Disability Support Services

Deaf & Hard of Hearing Services

Interpreter ResourcesPlan Prepare Perform

Educational interpreting incorporates many complex ideas and specialized vocabulary based on the subject matter. DHHS has
provided links below that may help in preparing for your assignments.
  • ASL Stem The purpose of this online community is to bring educators, interpreters,captioners,students, and others together in order to help build ASL's technical vocabulary from the ground up.
  • embeOutreach: SMART PHONE APP

         Signs for: Math, Biology, Physics, Auto Mechanics, Countries, Geography,            Government and US History

  • NTID Science Signs Lexicon: NTID Science Signs Lexicon Project includes signs for astronomy, biology, chemistry, earth science, environmental science, marine science, mechanics, medial, meteorology, physical science and more. 
  • Signing SavvySigning Savvy is a sign language dictionary containing several thousand high resolution videos of American Sign Language (ASL) signs.

Interpreting Tips

DHHS Interpreting Tips

Lead interpreter would be the person who has either worked with the instructor and/or the student in the past. This would also be the person who is on-going in the class for any sub assignments. The Lead usually takes the first round of interpreting at the start of class.

Team support while in the "off" chair is just as important as being in the "on" chair.  You never know when a team will look to you for support to complete a thought or help with a sign. Please do not have cell phones, iPads, laptops, etc. where they are a possible distraction to both team and student. DHHS understands you may need to check cell phones for quick messages.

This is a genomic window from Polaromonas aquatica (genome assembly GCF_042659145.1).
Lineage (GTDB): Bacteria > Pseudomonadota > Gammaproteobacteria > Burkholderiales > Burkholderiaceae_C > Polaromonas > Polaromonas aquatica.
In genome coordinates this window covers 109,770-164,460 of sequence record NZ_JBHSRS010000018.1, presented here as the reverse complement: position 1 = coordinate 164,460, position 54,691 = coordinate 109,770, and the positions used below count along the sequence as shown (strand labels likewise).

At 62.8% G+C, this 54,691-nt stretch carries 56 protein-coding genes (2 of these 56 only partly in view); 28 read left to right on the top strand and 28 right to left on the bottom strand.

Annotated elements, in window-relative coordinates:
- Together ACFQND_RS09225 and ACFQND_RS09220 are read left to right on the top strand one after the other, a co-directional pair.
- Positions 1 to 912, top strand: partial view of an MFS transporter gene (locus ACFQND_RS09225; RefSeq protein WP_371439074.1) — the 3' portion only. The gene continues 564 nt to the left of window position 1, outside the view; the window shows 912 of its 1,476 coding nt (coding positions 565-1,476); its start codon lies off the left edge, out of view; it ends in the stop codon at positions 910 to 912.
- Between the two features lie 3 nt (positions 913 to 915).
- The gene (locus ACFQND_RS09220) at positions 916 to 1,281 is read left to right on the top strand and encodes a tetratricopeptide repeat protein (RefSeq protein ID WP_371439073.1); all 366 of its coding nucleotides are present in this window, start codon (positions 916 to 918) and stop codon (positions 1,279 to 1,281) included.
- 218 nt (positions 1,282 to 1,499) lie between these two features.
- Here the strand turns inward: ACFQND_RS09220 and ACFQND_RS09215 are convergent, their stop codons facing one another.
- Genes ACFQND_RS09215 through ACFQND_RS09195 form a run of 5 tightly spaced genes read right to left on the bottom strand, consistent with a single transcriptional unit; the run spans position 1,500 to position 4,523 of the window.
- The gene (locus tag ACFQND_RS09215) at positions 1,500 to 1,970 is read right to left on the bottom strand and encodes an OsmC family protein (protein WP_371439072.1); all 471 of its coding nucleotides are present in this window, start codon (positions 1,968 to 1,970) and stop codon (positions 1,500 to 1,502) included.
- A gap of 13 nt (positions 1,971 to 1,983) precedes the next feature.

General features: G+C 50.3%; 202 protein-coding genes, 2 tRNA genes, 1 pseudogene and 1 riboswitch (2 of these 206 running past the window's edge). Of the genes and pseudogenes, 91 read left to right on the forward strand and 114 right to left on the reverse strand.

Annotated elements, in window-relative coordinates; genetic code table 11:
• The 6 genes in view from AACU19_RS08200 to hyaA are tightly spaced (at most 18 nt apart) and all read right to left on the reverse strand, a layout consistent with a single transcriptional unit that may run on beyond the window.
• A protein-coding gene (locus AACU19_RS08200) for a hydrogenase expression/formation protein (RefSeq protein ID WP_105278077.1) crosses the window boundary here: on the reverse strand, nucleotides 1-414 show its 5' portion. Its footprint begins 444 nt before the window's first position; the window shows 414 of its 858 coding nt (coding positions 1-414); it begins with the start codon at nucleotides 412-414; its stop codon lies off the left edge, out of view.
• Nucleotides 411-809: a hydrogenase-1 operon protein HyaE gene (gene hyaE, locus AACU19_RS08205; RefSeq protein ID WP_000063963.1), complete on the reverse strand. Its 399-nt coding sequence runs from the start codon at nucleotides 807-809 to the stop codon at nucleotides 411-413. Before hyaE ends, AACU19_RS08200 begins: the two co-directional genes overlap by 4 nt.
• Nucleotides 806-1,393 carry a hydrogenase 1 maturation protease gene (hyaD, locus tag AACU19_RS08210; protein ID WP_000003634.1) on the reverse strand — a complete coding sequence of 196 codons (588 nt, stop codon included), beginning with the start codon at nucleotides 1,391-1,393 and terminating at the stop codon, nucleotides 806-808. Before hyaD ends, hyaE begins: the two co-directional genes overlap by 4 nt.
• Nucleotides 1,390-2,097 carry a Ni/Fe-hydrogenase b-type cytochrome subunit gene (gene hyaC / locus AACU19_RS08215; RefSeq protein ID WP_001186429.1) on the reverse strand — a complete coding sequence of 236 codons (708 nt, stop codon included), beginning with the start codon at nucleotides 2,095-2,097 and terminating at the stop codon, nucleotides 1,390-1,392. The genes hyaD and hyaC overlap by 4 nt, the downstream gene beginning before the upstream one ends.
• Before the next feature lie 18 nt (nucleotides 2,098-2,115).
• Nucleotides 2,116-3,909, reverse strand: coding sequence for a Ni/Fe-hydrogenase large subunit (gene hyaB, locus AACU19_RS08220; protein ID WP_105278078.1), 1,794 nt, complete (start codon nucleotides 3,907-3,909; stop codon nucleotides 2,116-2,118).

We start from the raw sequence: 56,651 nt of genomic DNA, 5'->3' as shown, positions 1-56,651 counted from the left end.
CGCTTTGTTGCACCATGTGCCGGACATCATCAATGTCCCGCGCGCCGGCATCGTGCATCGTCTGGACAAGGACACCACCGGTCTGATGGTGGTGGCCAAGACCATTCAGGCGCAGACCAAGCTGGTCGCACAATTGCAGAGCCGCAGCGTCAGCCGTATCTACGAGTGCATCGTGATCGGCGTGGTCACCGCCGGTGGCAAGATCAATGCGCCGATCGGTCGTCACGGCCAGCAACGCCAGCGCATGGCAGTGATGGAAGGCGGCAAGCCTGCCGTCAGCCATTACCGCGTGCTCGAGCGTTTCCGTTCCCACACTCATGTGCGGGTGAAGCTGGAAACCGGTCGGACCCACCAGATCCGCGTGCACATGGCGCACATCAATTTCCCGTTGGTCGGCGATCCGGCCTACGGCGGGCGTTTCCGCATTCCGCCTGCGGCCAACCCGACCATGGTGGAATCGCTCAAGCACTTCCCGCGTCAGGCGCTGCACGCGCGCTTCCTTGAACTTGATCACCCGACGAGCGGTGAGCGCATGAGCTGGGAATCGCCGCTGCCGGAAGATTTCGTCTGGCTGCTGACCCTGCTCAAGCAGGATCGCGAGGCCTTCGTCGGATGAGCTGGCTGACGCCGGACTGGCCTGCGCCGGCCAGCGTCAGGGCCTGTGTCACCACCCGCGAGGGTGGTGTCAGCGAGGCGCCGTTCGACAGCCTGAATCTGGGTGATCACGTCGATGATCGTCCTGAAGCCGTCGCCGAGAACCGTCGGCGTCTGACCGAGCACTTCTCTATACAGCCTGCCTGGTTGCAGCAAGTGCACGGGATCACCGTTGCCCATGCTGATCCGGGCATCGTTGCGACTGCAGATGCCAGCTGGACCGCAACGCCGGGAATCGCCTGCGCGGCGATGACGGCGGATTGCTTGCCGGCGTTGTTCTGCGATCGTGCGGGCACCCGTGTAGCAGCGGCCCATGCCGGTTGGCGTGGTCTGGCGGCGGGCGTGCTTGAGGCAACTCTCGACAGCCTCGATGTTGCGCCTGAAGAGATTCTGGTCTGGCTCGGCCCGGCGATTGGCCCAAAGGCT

Based on background,training, experience, teams may be using different signs for a concept. To support uniformity of signs, please be open to discussing signs used with your team. It makes for a much smoother flow of information to the student and,our goal ease of access to subject matter.

Some interpreters like receiving feedback while others may not. Consider that feedback allows us to do our jobs better, and we want to make our work settings here at De Anza safe environments.  

DHHS has some training materials located in our office forinterpreting instructional training material. This material includes genre specific to educational signs.  If you'd like to check them out, please email Deaf/Hard of Hearing Services, and we will be happy to show you what we have.

Professional Attire Recommendations

  1. Solid color clothing that contrast with skin tone for ease of the viewer.
  2. Neutral jewelry, nails, and makeup.





Deaf & Hard of Hearing Services
Building: LCW 110
Contact:  Rosemary Jensen

Phone: 408 864-8755
deafservices@deanza.edu
Disability Support Services Building: RSS 141
Contact: Patricia Whelan
Phone: 408.864.8753
TTY: 408.864.8748

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Last Updated: 11/9/17